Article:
‘Druids’ is the general term used to refer to this multitudinous group who see Wiltshire’s world heritage site as a place of worship.
In reality, Druidic beliefs vary, with different groups including neo-pagans and wiccans.
Nonetheless, a whole host of Druidic worshippers converge on Stonehenge for the solstices, equinoxes and beyond.
Today, there are over 7,000 members of the British druid order and I wanted to take a look at the history of druidism and its ties with Stonehenge’s arcane monoliths.
Druids pre-dated the Roman invasion of Britain and in ancient Celtic cultures they were members of highly respected shamanic class.
They were typically religious leaders, but also law keepers, chroniclers, doctors, and even political advisors.
They were first mentioned in the 2nd century BC in roman sources and were even reported by Julius Caesar in 59 B.C.
Druid’s were the arbiters of spirituality in pre-roman Britain and had a deep connection with the lore of the isles.
With first the Roman invasion (Roman religion tended towards assimilation, absorbing deities of other faiths in the hope of conversion) and then the rise of Christianity, Druidism faded into near non-existence.
However, something of Druidic traditions remained and was eventually revived.
Two figures of huge importance to the Druidic revival were John Aubrey (1626-1692) and William Stukely (1687-1765).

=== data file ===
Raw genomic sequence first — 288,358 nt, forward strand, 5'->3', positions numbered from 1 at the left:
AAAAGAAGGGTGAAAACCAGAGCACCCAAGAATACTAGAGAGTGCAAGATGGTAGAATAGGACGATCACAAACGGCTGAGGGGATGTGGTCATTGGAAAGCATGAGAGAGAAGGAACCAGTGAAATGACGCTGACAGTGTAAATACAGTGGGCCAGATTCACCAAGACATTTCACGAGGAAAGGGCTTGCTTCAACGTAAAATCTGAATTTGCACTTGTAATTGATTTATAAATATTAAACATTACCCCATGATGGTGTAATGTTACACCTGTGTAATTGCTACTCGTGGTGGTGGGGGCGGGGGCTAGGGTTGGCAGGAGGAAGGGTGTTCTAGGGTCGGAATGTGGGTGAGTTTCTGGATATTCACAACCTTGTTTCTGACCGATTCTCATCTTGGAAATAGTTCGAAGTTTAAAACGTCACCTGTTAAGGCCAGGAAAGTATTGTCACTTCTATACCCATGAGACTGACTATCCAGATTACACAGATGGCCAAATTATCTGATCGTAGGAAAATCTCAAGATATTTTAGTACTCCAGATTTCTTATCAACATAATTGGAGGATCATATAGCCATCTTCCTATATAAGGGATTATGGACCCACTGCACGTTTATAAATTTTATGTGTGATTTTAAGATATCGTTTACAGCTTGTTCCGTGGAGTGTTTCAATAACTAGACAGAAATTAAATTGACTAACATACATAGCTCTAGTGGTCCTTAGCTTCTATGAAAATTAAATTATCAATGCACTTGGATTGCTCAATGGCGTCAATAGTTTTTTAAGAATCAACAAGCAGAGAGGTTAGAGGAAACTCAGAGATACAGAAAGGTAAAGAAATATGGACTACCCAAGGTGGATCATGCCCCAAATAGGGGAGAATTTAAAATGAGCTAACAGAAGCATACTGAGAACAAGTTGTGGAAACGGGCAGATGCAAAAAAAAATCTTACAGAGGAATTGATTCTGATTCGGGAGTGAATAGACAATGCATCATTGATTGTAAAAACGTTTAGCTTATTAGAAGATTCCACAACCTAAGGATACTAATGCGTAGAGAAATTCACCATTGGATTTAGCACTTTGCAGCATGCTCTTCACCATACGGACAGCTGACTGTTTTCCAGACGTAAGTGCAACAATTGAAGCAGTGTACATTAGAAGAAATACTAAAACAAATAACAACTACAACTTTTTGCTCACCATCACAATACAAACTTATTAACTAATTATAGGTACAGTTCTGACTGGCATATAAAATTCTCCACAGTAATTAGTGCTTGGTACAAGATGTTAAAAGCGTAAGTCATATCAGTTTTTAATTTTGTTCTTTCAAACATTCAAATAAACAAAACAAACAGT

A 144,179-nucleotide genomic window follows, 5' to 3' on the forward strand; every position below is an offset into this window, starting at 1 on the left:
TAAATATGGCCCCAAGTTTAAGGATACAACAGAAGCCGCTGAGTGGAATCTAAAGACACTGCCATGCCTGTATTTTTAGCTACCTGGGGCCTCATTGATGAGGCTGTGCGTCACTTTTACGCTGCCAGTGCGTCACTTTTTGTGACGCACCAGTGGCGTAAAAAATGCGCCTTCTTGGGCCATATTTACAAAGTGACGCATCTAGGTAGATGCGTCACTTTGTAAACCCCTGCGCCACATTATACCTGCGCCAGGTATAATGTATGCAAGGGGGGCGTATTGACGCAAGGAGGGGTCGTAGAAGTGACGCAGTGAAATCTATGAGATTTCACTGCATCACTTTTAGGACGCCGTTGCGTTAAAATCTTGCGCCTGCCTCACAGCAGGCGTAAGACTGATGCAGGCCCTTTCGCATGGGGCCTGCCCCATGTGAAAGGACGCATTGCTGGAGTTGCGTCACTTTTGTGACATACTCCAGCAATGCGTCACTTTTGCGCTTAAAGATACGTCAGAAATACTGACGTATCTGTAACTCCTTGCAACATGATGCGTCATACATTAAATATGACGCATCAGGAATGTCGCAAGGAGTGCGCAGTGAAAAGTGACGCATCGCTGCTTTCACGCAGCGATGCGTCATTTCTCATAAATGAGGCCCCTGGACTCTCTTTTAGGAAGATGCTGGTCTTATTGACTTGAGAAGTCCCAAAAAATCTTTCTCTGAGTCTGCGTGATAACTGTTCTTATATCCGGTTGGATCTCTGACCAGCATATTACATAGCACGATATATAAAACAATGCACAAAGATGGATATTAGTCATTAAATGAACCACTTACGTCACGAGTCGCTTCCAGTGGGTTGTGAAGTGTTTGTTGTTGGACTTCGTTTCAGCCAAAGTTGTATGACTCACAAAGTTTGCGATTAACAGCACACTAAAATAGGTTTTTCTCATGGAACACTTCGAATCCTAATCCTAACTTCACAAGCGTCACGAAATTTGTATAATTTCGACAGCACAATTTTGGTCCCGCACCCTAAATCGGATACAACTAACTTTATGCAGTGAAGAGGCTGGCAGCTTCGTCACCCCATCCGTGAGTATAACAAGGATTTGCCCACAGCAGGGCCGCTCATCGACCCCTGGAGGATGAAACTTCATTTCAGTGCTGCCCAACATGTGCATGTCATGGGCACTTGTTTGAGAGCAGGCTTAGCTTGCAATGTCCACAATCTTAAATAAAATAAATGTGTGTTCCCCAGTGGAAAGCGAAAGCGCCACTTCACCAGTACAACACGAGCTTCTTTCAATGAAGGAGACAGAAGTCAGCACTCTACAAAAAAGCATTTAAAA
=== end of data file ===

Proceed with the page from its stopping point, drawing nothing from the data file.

Aubrey was the first to suggest that Stonehenge had been built by Celtic Druids, the most prominent theory on the formation of Stonehenge until the 20th Century.
Stukely (also famous for discovering the Cursus and Avenue at Stonehenge), proliferated the theory that Druid’s built Stonehenge and also worked hard to revive the culture, eventually proclaiming himself a Druid.
Stukley worked hard to popularise Druidism, reviving pagan lore and dress whilst throwing parties in accordance with ancient beliefs.
For Stukley, Stonehenge was a temple of worship – eventually publishing Stonehenge: A Temple Restor’d to the British Druids.
The origin of the word ‘Druid’’ is unclear, but the most popular view is that it comes from ‘doire’, an Irish-Gaelic word for oak tree (often a symbol of knowledge), also meaning ‘wisdom’.
Druids were concerned with the natural world and its powers, and considered trees sacred, particularly the oak.
Today, the most prominent druid could be said to be a Salisbury Druid by the name of Arthur Uthur Pendragon – who has spent 33 years a Druid.
A religious enthusiast, he can be found at every Stonehenge celebration and he also leads campaigns to reduce parking fees and has even run for MP.
From the time of the Celtic Druids, Druidism has had a strong bond with the natural world as well as the cosmos.
Although Stukley determinedly linked his version of Druidism with Christianity – dubbing it ‘Patriarchal Christianity’ – Druidism since ancient times has been polytheistic, with different deities existing in the elements around us.
The community largely believes that Stonehenge was built by ancient Druids as a place of worship – it being aligned with the midsummer sunrise so perfectly.
Stonehenge thus represents the spiritual connection of man and the elements which is intrinsic to the beliefs of the Druid community.
Although the 21st century has seen a decline in Druidism, (In the 2001 census 30,569 people described themselves as Druids), the numbers are once again on the rise.
Perhaps in a digital age, more and more people are seeking a deeper connection with the elements. A connection that Druidism certainly offers. Who knows? Maybe you too will feel this spiritual connection on your visit to the stones.